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Weight Management

Thyro Support™: A Novel Approach to Improving Metabolism

We put on weight when we regularly consume more calories than we use through our normal bodily functions or expend during our daily physical activities. Over 60% of adult Canadians are overweight or obese and obesity is one of the major risk factors for a number of diseases. Unfortunately, losing weight by eating fewer calories and burning more energy is easier said than done. Many of our lifestyle habits make it difficult to shake those extra pounds. When we are stressed, it’s easy to reach for the sugary pick-me-up, or skip out on a few extra hours of much needed

The connection between thyroid function and weight gain

By Dr. Sarah Zadek ND The inability to lose weight from diet and exercise alone can be extremely frustrating. There are many factors that affect weight management, and for those who struggle with this it may be worth investigating other causes of this “stubborn metabolism.” One such cause is the functioning of the thyroid gland and its respective hormones. Thyroid hormones play crucial roles in how the body uses energy and regulates appetite. Additionally, fat cells, also called adipose tissue, contains their own messengers and hormones that affect energy stores and usage. The interaction between these cells, their messengers and

Part 2: Could Fructose and Uric Acid be Driving Diabetes?

The ability of fructose to raise uric acid levels sheds some light on possible mechanisms in the development of diabetes and metabolic syndrome. This may be a new area where early interventions can be used. In animal and human trials, lowering uric acid improved a number of features of metabolic syndrome, which include renal damage, insulin resistance, high triglycerides and hypertension (Nakagawa et al 2006). It seems that fructose induced damage via uric acid may be a key initiating factor in the cascade of progression in metabolic syndrome since it drives may underlying processes. The harmful effects of fructose make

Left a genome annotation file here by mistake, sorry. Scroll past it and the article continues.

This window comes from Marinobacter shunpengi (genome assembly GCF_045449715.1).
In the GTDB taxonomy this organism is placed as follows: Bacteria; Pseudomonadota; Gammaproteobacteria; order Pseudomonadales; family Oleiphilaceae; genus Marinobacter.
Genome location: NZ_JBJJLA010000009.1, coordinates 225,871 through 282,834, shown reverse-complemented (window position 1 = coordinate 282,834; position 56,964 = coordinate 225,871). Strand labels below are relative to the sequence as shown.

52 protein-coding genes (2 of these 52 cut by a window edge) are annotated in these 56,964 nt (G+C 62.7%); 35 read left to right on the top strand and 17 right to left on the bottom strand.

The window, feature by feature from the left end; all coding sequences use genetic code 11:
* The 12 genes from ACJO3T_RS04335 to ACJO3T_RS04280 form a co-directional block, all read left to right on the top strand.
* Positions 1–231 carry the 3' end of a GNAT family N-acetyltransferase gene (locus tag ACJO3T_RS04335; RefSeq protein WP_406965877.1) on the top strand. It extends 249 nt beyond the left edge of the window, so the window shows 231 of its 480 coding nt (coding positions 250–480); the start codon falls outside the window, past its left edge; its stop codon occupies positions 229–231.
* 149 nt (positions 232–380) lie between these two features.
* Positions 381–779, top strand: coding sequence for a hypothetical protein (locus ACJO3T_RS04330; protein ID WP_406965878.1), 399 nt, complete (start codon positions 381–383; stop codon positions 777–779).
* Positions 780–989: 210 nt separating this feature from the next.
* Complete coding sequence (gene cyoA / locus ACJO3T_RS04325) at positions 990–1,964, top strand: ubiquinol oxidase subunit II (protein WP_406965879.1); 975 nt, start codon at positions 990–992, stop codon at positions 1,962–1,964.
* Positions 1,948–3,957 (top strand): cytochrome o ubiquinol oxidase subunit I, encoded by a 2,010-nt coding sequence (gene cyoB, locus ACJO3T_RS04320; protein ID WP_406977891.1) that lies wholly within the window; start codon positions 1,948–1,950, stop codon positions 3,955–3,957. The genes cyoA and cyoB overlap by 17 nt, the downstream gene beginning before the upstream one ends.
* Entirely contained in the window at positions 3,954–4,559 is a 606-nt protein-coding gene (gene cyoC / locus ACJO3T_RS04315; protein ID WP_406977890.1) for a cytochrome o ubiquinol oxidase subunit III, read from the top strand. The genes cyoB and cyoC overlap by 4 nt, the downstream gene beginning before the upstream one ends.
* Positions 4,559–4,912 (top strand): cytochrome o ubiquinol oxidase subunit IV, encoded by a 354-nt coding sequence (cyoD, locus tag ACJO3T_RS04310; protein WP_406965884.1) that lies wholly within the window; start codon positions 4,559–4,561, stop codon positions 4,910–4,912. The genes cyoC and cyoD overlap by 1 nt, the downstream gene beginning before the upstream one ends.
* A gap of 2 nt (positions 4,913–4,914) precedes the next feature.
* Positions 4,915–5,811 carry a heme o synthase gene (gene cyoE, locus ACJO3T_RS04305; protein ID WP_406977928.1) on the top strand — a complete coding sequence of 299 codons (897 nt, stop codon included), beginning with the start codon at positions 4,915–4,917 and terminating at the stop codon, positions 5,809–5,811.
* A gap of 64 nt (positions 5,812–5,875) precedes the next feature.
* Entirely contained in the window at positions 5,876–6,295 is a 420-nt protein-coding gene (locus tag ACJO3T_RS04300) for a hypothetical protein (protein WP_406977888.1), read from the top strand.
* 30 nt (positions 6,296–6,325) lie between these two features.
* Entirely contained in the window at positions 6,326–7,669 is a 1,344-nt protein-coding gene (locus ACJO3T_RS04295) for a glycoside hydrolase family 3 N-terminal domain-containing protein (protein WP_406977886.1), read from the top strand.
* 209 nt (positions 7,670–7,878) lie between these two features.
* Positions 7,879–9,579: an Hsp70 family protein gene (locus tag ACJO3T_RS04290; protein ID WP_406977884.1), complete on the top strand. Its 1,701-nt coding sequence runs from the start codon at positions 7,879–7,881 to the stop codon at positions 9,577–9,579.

Intermittent Fasting: What’s All of the Hype About?

Intermittent fasting is a hot topic in the diet and nutrition world. There are many books, blogs, celebrities and even apps touting the many health benefits of this pattern of energy consumption.  The question is whether there is sufficient clinical research to supports these claims. Intermittent fasting has been a part of religious practices for centuries. Christian, Muslim, Buddhist, Hindu and Jewish populations all perform intermittent fasting at different times throughout the year.  Clinical studies on intermittent fasting are still quite limited and what we do know comes mostly from: animal studies, a handful of human trials with small sample

Part 1: Could Fructose and Uric Acid be Driving Diabetes?

Diabetes has now become an international health problem of epidemic proportions. According to the Canadian Diabetes Association there are currently 9 million Canadians living with diabetes or pre-diabetes. This number is expected to continue to grow at an accelerated pace. The center for disease control predicts that if the rate of growth continues one out of three people born today will have type 2 diabetes. These statistics have set off alarm bells at all levels of the government and health care system and they have begun dumping resources and funding into diabetes education, research and treatments. Fortunately, we have a

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